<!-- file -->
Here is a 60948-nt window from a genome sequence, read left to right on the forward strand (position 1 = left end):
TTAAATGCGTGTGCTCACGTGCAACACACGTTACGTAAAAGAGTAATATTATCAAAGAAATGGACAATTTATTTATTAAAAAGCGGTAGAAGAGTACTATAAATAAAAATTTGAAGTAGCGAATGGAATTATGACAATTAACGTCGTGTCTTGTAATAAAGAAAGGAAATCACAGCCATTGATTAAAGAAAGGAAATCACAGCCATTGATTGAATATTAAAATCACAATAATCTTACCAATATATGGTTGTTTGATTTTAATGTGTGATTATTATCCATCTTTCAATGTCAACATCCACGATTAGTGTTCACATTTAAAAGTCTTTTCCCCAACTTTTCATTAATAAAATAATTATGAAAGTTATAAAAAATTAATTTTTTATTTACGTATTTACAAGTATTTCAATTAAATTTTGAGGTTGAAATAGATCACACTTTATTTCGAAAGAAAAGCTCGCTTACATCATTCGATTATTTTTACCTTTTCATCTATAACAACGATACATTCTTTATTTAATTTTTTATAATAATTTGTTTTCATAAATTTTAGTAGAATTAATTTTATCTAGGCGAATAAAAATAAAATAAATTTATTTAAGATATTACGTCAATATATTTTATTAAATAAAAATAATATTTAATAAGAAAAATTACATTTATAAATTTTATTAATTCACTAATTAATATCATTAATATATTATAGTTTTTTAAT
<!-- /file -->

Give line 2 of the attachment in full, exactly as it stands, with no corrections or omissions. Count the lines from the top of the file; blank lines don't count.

TTAAATGCGTGTGCTCACGTGCAACACACGTTACGTAAAAGAGTAATATTATCAAAGAAATGGACAATTTATTTATTAAAAAGCGGTAGAAGAGTACTATAAATAAAAATTTGAAGTAGCGAATGGAATTATGACAATTAACGTCGTGTCTTGTAATAAAGAAAGGAAATCACAGCCATTGATTAAAGAAAGGAAATCACAGCCATTGATTGAATATTAAAATCACAATAATCTTACCAATATATGGTTGTTTGATTTTAATGTGTGATTATTATCCATCTTTCAATGTCAACATCCACGATTAGTGTTCACATTTAAAAGTCTTTTCCCCAACTTTTCATTAATAAAATAATTATGAAAGTTATAAAAAATTAATTTTTTATTTACGTATTTACAAGTATTTCAATTAAATTTTGAGGTTGAAATAGATCACACTTTATTTCGAAAGAAAAGCTCGCTTACATCATTCGATTATTTTTACCTTTTCATCTATAACAACGATACATTCTTTATTTAATTTTTTATAATAATTTGTTTTCATAAATTTTAGTAGAATTAATTTTATCTAGGCGAATAAAAATAAAATAAATTTATTTAAGATATTACGTCAATATATTTTATTAAATAAAAATAATATTTAATAAGAAAAATTACATTTATAAATTTTATTAATTCACTAATTAATATCATTAATATATTATAGTTTTTTAAT